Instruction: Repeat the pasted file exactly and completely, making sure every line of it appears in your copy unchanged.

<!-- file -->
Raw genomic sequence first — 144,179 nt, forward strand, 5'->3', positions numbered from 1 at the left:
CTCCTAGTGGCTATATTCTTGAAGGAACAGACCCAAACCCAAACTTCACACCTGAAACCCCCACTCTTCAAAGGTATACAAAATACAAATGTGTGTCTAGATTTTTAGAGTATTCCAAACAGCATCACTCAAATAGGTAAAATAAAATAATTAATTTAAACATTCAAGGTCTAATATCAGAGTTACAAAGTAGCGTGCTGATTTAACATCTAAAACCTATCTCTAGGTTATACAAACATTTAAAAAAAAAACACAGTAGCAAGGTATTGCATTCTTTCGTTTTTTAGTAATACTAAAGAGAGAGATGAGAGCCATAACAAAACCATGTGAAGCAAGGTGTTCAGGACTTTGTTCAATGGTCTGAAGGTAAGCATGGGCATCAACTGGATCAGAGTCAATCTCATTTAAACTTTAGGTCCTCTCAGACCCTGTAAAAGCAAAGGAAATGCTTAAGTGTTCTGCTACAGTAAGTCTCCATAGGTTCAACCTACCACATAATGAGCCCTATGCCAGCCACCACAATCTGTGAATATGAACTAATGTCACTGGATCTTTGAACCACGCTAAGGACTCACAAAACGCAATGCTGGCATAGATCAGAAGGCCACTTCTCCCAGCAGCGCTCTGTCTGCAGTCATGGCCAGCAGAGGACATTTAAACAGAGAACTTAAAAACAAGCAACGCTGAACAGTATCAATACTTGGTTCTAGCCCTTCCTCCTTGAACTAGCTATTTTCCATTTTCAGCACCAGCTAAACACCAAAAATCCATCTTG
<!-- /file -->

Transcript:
Raw genomic sequence first — 144,179 nt, forward strand, 5'->3', positions numbered from 1 at the left:
CTCCTAGTGGCTATATTCTTGAAGGAACAGACCCAAACCCAAACTTCACACCTGAAACCCCCACTCTTCAAAGGTATACAAAATACAAATGTGTGTCTAGATTTTTAGAGTATTCCAAACAGCATCACTCAAATAGGTAAAATAAAATAATTAATTTAAACATTCAAGGTCTAATATCAGAGTTACAAAGTAGCGTGCTGATTTAACATCTAAAACCTATCTCTAGGTTATACAAACATTTAAAAAAAAAACACAGTAGCAAGGTATTGCATTCTTTCGTTTTTTAGTAATACTAAAGAGAGAGATGAGAGCCATAACAAAACCATGTGAAGCAAGGTGTTCAGGACTTTGTTCAATGGTCTGAAGGTAAGCATGGGCATCAACTGGATCAGAGTCAATCTCATTTAAACTTTAGGTCCTCTCAGACCCTGTAAAAGCAAAGGAAATGCTTAAGTGTTCTGCTACAGTAAGTCTCCATAGGTTCAACCTACCACATAATGAGCCCTATGCCAGCCACCACAATCTGTGAATATGAACTAATGTCACTGGATCTTTGAACCACGCTAAGGACTCACAAAACGCAATGCTGGCATAGATCAGAAGGCCACTTCTCCCAGCAGCGCTCTGTCTGCAGTCATGGCCAGCAGAGGACATTTAAACAGAGAACTTAAAAACAAGCAACGCTGAACAGTATCAATACTTGGTTCTAGCCCTTCCTCCTTGAACTAGCTATTTTCCATTTTCAGCACCAGCTAAACACCAAAAATCCATCTTG